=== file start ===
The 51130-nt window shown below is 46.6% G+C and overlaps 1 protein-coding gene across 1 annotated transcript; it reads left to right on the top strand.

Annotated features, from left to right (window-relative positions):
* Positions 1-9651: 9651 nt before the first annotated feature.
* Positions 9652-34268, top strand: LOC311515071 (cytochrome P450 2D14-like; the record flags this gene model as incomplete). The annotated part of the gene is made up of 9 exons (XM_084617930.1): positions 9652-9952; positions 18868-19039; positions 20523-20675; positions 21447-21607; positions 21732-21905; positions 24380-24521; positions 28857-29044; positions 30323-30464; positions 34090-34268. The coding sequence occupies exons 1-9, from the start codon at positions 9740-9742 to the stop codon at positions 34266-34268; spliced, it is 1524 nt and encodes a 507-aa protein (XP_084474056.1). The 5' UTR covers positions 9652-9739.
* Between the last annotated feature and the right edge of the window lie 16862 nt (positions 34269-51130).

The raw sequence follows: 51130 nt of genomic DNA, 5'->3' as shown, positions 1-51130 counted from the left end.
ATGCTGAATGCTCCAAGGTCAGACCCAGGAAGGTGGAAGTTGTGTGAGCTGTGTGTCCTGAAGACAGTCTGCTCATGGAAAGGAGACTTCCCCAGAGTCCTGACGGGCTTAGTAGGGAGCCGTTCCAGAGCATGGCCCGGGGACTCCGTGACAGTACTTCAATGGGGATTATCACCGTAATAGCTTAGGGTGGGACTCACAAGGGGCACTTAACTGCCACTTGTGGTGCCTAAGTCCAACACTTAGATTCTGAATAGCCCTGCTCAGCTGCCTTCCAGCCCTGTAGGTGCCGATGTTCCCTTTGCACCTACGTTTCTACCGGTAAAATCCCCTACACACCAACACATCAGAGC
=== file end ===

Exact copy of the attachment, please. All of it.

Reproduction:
The 51130-nt window shown below is 46.6% G+C and overlaps 1 protein-coding gene across 1 annotated transcript; it reads left to right on the top strand.

Annotated features, from left to right (window-relative positions):
* Positions 1-9651: 9651 nt before the first annotated feature.
* Positions 9652-34268, top strand: LOC311515071 (cytochrome P450 2D14-like; the record flags this gene model as incomplete). The annotated part of the gene is made up of 9 exons (XM_084617930.1): positions 9652-9952; positions 18868-19039; positions 20523-20675; positions 21447-21607; positions 21732-21905; positions 24380-24521; positions 28857-29044; positions 30323-30464; positions 34090-34268. The coding sequence occupies exons 1-9, from the start codon at positions 9740-9742 to the stop codon at positions 34266-34268; spliced, it is 1524 nt and encodes a 507-aa protein (XP_084474056.1). The 5' UTR covers positions 9652-9739.
* Between the last annotated feature and the right edge of the window lie 16862 nt (positions 34269-51130).

The raw sequence follows: 51130 nt of genomic DNA, 5'->3' as shown, positions 1-51130 counted from the left end.
ATGCTGAATGCTCCAAGGTCAGACCCAGGAAGGTGGAAGTTGTGTGAGCTGTGTGTCCTGAAGACAGTCTGCTCATGGAAAGGAGACTTCCCCAGAGTCCTGACGGGCTTAGTAGGGAGCCGTTCCAGAGCATGGCCCGGGGACTCCGTGACAGTACTTCAATGGGGATTATCACCGTAATAGCTTAGGGTGGGACTCACAAGGGGCACTTAACTGCCACTTGTGGTGCCTAAGTCCAACACTTAGATTCTGAATAGCCCTGCTCAGCTGCCTTCCAGCCCTGTAGGTGCCGATGTTCCCTTTGCACCTACGTTTCTACCGGTAAAATCCCCTACACACCAACACATCAGAGC